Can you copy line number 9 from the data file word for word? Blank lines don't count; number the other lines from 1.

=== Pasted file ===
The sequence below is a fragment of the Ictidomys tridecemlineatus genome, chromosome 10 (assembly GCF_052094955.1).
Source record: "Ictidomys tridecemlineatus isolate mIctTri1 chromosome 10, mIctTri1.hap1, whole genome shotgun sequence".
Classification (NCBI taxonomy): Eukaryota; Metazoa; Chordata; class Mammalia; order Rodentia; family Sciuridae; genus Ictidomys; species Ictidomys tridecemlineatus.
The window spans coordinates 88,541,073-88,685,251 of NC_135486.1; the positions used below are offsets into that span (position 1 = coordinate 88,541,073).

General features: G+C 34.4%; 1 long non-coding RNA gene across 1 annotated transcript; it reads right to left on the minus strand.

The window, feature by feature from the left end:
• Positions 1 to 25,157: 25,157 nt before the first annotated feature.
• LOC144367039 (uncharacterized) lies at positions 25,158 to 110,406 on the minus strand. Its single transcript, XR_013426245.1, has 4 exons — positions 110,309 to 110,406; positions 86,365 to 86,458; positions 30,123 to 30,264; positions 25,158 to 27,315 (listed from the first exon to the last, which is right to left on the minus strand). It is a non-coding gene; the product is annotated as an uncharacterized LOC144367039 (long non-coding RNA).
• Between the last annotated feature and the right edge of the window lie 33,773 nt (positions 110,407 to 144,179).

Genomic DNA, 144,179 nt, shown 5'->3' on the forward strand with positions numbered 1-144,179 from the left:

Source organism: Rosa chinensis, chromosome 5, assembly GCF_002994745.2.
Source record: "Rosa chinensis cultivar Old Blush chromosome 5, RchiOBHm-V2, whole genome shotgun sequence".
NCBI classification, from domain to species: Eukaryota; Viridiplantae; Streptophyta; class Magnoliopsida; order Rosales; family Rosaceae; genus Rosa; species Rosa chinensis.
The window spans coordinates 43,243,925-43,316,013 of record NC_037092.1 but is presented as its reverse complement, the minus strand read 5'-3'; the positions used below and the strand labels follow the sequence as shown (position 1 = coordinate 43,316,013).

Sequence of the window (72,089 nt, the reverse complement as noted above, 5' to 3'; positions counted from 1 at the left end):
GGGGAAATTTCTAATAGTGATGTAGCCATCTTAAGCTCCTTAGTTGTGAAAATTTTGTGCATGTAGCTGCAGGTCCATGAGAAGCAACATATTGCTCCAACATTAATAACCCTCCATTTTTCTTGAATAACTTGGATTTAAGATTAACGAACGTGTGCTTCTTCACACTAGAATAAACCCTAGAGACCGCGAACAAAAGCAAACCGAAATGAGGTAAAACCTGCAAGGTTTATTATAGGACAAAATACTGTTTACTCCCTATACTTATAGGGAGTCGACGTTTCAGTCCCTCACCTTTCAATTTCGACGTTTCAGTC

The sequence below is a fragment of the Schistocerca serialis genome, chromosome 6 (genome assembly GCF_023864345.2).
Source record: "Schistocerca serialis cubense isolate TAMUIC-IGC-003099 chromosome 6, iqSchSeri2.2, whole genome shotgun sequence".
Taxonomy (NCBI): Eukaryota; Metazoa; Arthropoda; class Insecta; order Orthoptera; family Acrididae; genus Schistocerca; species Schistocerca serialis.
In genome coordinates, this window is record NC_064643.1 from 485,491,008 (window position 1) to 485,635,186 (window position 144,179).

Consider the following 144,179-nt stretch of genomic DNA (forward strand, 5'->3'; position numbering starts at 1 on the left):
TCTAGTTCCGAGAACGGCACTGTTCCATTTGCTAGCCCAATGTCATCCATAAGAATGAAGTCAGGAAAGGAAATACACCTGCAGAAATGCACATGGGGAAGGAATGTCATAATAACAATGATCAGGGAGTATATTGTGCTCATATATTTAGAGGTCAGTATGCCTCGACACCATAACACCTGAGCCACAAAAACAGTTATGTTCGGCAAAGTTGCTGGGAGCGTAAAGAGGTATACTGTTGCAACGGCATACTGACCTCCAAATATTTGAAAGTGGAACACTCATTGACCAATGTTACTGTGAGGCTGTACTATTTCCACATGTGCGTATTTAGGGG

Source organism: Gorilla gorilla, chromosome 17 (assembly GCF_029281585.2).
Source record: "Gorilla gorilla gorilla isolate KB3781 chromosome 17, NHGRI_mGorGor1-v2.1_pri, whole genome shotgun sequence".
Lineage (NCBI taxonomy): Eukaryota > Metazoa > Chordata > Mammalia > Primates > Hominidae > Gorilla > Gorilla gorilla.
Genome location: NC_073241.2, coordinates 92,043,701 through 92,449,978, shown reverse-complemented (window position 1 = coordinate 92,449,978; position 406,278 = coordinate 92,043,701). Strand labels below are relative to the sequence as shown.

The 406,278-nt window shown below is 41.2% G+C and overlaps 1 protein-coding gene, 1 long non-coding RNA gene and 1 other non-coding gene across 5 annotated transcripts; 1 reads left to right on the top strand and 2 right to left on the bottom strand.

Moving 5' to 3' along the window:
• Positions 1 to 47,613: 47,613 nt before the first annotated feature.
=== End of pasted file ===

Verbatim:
• Between the last annotated feature and the right edge of the window lie 33,773 nt (positions 110,407 to 144,179).